The word “legendary” is often thrown around quite carelessly, somewhat diluting its meaning but it is a superlative not misused when it comes to electronic outfit The Prodigy. The Day Is My Enemy is album number six, their first since 2009’s multi-platinum selling Invaders Must Die. It’s no understatement when we say it’s one of the most anticipated albums of the year. Releases from The Prodigy never go under the radar and it’s perfectly understandable. We might as well spell it out now – The Day Is My Enemy is huge.
It has been over half a decade since Invaders Must Die, the Essex trio’s most successful record since the turn of the century and an album that signaled a new stage in the evolution of a band that helped to pioneer the “big beat” genre alongside the likes of Fatboy Slim and The Chemical Brothers at the start of the 90s in the midst of the hugely active rave scene. However, they’ve stabilized in sorts. Going from trailblazers to sitting pretty. They seem more than happy to let someone else steer the ship from now on, even finding themselves veering towards assimilating into a vibrant, emerging EDM scene. That’s not to say this is a bad thing. As a whole the record is an attempt to find their way into clubs as many of their earlier work has been argued to be simply “too large for the DJ booth.” The band themselves have admitted to approaching this latest record with the intention of making “the most band album of their careers.”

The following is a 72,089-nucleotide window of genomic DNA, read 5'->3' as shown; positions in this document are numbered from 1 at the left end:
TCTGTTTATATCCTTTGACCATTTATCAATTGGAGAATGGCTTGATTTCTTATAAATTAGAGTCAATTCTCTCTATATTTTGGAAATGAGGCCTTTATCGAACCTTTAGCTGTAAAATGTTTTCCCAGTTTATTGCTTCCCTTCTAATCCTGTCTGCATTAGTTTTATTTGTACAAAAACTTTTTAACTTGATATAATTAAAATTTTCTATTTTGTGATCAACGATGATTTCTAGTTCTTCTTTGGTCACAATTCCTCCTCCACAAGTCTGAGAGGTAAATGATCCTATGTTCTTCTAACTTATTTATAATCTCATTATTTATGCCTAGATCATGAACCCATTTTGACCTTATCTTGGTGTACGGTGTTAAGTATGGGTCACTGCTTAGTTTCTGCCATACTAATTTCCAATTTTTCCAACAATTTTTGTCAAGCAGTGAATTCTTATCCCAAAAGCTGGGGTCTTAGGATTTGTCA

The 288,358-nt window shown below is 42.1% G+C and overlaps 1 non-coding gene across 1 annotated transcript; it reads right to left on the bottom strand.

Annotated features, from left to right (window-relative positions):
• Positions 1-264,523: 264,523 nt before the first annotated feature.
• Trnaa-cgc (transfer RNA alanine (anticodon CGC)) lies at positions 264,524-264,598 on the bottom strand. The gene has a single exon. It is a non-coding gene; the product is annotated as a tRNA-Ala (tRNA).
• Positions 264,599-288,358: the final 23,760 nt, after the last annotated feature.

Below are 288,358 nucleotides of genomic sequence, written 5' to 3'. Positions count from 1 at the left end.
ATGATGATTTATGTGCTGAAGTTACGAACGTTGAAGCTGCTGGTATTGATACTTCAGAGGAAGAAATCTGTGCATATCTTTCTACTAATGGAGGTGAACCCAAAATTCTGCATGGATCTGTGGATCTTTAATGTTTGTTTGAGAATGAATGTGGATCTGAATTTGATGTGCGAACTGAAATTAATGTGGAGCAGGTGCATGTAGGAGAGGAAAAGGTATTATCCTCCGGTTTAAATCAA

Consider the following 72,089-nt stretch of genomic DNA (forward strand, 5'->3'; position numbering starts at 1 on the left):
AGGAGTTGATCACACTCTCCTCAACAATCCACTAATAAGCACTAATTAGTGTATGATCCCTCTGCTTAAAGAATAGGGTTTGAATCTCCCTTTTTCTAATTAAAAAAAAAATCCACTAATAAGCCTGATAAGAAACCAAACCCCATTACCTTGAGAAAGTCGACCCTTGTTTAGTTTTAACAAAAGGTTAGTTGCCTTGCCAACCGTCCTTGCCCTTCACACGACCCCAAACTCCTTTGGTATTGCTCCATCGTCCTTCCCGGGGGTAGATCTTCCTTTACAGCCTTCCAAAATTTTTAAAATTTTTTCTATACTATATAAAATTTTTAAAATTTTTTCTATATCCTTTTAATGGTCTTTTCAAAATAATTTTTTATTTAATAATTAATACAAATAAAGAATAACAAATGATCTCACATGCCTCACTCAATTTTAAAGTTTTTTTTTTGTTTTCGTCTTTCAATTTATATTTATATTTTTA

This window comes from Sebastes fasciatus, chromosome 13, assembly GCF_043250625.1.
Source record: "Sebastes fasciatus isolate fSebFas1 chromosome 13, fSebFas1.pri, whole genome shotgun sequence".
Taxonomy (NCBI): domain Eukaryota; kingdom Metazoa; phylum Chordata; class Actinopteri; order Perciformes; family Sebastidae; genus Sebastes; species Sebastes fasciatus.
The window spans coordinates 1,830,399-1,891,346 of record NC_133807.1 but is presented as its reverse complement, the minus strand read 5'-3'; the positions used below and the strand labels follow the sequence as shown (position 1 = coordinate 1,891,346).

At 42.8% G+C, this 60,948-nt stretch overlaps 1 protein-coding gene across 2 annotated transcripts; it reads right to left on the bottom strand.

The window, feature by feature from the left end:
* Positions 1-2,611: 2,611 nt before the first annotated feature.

I imagine there will be fans who will nostalgically look back at what The Prodigy helped create and doggedly dismiss the record for its modern influences. Luckily the band themselves have been much more progressive, attempting to cut through the monotony of mainstream dance culture where Apple mac DJs with pre-programmed mixes reign supreme and instead stand up as the respected old-boys to light a path for the next generation of producers to create these kinds of tracks. The point is raised in “Ibiza” which features Sleaford Mods who are known for their spoken word criticisms of popular culture. The other collaboration on the record is with dubstep producer Flux Pavilion on “Rhythm Bomb.” Other notable tracks are the title track which opens the album sampling Ella Fitzgerald’s 1956 recording of “All Through The Night” originally by Cole Porter, lead single “Nasty,” a hybrid of rock and dance which is similar to “Omen”, the lead single of their last album and my favorite, “Wild Frontier.” Away from singles, “Invisible Sun” is a more overt example of the underlying rock tones that consistently reoccur throughout even if it has more of an RnB influence. The album culminates in “Wall Of Death” which is exactly that. It’s a behemoth of a track, bass heavy and screaming “I’m not here to be sterilized,” lyrically expressing what the whole album is all about.
The Day Is My Enemy is released March 30th and is available to stream on iTunes now.